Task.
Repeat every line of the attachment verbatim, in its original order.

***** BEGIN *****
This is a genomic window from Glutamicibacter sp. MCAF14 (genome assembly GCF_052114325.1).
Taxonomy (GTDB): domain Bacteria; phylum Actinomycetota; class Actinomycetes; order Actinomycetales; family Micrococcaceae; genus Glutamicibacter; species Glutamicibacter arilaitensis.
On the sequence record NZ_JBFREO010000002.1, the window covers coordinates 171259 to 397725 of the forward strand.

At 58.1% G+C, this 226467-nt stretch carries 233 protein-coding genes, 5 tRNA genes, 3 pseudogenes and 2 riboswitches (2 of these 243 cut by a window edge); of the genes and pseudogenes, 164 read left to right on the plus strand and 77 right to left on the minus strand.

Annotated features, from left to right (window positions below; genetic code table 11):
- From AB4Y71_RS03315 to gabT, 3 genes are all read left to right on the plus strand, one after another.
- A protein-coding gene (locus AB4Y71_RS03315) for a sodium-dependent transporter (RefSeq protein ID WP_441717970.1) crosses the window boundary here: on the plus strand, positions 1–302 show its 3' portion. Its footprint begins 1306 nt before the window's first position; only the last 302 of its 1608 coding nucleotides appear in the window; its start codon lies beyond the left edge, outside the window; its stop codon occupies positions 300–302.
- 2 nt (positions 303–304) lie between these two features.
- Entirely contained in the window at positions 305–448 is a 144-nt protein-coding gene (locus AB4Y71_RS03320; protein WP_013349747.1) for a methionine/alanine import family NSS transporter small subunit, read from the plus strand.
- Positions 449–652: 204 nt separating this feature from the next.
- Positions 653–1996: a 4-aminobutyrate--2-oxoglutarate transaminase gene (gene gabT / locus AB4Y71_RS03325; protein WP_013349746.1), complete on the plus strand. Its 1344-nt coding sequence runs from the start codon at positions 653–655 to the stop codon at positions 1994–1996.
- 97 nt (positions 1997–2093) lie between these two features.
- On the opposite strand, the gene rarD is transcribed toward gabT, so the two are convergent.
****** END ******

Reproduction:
This is a genomic window from Glutamicibacter sp. MCAF14 (genome assembly GCF_052114325.1).
Taxonomy (GTDB): domain Bacteria; phylum Actinomycetota; class Actinomycetes; order Actinomycetales; family Micrococcaceae; genus Glutamicibacter; species Glutamicibacter arilaitensis.
On the sequence record NZ_JBFREO010000002.1, the window covers coordinates 171259 to 397725 of the forward strand.

At 58.1% G+C, this 226467-nt stretch carries 233 protein-coding genes, 5 tRNA genes, 3 pseudogenes and 2 riboswitches (2 of these 243 cut by a window edge); of the genes and pseudogenes, 164 read left to right on the plus strand and 77 right to left on the minus strand.

Annotated features, from left to right (window positions below; genetic code table 11):
- From AB4Y71_RS03315 to gabT, 3 genes are all read left to right on the plus strand, one after another.
- A protein-coding gene (locus AB4Y71_RS03315) for a sodium-dependent transporter (RefSeq protein ID WP_441717970.1) crosses the window boundary here: on the plus strand, positions 1–302 show its 3' portion. Its footprint begins 1306 nt before the window's first position; only the last 302 of its 1608 coding nucleotides appear in the window; its start codon lies beyond the left edge, outside the window; its stop codon occupies positions 300–302.
- 2 nt (positions 303–304) lie between these two features.
- Entirely contained in the window at positions 305–448 is a 144-nt protein-coding gene (locus AB4Y71_RS03320; protein WP_013349747.1) for a methionine/alanine import family NSS transporter small subunit, read from the plus strand.
- Positions 449–652: 204 nt separating this feature from the next.
- Positions 653–1996: a 4-aminobutyrate--2-oxoglutarate transaminase gene (gene gabT / locus AB4Y71_RS03325; protein WP_013349746.1), complete on the plus strand. Its 1344-nt coding sequence runs from the start codon at positions 653–655 to the stop codon at positions 1994–1996.
- 97 nt (positions 1997–2093) lie between these two features.
- On the opposite strand, the gene rarD is transcribed toward gabT, so the two are convergent.